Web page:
Experimental Group Definition
In a comparative experiment, the experimental group (aka the treatment group) is the group being tested for a reaction to a change in the variable. There may be experimental groups in a study, each testing a different level or amount of the variable. The other type of group, the control group, can show the effects of the variable by having a set amount, or none, of the variable. The experimental groups vary in the level of variable they are exposed to, which shows the effects of various levels of a variable on similar organisms.
In biological experiments, the subjects being studied are often living organisms. In such cases, it is desirable that all the subjects be closely related, in order to reduce the amount of genetic variation present in the experiment. The complicated interactions between genetics and the environment can cause very peculiar results when exposed to the same variable. If the organisms being tested are not related, the results could be the effects of the genetics and not the variable. This is why new human drugs must be rigorously tested in a variety of animals before they can be tested on humans. These different experimental groups allow researchers to see the effects of their drug on different genetics. By using animals that are closer and closer in their relation to humans, eventually human trials can take place without severe risks for the first people to try the drug.
Examples of Experimental Group
A Simple Experiment
A student is conducting an experiment on the effects music has on growing plants. The student wants to know if music can help plants grow and, if so, which type of music the plants prefer. The students divide a group of plants in to two main groups, the control group and the experimental group. The control group will be kept in a room with no music, while the experimental group will be further divided into smaller experimental groups. Each of the experimental groups is placed in a separate room, with a different type of music.
Ideally, each room would have many plants in it, and all the plants used in the experiment would be clones of the same plant. Even more ideally, the plant would breed true, or would be homozygous for all genes. This would introduce the smallest amount of genetic variation into the experiment. By limiting all other variables, such as the temperature and humidity, the experiment can determine with validity that the effects produced in each room are attributable to the music, and nothing else.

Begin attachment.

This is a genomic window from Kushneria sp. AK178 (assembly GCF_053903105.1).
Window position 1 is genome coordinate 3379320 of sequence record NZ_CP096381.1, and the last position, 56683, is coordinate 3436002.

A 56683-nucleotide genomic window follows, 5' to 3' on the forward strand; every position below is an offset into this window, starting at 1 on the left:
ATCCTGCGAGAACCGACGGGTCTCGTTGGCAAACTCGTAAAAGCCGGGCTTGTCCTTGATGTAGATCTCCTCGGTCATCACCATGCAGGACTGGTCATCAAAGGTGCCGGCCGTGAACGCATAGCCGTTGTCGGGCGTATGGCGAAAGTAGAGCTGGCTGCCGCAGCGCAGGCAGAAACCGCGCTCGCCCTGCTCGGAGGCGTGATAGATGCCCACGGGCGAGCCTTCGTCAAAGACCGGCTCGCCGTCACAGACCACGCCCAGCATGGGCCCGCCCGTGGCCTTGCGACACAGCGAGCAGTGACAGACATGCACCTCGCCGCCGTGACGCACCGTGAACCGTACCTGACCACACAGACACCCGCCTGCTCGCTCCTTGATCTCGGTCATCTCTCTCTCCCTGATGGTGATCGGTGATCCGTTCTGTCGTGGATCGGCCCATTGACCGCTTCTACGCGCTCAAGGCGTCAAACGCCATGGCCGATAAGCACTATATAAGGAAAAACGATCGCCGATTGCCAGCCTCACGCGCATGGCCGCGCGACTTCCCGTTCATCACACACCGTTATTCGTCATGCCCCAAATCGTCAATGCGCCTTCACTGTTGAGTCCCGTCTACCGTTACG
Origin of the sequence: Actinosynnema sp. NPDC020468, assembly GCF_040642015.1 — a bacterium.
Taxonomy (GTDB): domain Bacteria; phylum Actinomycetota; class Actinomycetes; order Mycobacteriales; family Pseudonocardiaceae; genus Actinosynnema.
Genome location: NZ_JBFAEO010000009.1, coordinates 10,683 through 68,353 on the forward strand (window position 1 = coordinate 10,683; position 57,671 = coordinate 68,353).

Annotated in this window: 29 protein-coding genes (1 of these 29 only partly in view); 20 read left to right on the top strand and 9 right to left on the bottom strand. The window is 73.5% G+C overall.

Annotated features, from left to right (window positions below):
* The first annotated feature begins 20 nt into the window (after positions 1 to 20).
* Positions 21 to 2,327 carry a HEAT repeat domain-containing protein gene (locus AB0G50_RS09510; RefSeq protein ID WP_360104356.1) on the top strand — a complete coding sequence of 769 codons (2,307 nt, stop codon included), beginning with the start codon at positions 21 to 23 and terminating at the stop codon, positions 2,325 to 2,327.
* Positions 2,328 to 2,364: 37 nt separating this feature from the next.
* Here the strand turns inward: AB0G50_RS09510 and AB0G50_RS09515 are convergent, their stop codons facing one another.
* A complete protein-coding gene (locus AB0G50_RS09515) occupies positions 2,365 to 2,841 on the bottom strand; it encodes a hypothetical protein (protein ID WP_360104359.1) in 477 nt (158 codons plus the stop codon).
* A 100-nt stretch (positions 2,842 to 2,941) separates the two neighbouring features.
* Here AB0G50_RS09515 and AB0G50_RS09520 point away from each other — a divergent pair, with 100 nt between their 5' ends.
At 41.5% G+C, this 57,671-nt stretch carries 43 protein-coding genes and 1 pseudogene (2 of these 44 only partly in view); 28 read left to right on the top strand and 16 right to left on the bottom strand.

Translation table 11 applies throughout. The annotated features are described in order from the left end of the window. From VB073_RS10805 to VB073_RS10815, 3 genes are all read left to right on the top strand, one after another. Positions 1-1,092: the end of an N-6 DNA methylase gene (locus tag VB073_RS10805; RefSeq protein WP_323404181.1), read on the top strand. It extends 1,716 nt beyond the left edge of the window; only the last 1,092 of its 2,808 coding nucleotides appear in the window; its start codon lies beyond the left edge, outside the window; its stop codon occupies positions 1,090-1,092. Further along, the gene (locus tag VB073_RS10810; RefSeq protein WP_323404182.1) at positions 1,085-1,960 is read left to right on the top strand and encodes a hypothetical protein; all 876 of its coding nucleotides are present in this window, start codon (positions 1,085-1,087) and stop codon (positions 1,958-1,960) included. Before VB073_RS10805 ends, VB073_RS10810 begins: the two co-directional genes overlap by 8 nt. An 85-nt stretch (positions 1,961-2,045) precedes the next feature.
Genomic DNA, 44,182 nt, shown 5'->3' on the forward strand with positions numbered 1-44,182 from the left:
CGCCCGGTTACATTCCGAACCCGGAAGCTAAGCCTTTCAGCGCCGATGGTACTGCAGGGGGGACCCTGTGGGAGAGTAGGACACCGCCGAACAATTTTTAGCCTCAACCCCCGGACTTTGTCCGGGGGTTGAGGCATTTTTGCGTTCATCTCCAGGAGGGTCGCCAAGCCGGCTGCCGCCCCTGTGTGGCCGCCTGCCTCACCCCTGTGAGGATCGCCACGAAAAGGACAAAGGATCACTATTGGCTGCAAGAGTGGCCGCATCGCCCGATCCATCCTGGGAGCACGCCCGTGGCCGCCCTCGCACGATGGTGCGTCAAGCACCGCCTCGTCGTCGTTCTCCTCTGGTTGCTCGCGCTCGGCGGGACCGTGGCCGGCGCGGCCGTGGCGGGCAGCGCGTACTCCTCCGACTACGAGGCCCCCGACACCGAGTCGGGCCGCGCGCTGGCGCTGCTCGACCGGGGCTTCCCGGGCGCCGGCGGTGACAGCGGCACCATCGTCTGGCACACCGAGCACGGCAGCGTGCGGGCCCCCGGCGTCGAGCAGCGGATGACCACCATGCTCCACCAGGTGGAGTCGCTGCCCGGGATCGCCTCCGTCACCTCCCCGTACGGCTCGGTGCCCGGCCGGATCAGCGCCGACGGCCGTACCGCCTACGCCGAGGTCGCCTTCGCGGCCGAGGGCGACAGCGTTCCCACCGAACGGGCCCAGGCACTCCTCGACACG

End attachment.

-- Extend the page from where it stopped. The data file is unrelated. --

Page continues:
Bugs in the River
To study the effects of variable on many organisms at once, scientist sometimes study ecosystems as a whole. The productivity of these ecosystems is often determined by the amount of oxygen they produce, which is an indication of how much algae is present. Ecologists sometimes study the interactions of organisms on these environments by excluding or adding organisms to an experimental group of ecosystems, and test the effects of their variable against ecosystems with no tampering. This method can sometimes show the drastic effects that various organisms have on an ecosystem.
Many experiments of this kind take place, and a common theme is to separate a single ecosystem into parts, with artificial divisions. Thus, a river could be separated by netting it into areas with and without bugs. The area with no nets allows bugs into the water. The bugs not only eat algae, but die and provide nutrients for the algae to grow. Without the bugs, various effects can be seen on the experimental portion of the river, covered by netting. The levels of oxygen in the water in each system can be measured, as well as other indicators of water quality. By comparing these groups, ecologists can begin to discern the complex relationships between populations of organisms in the environment.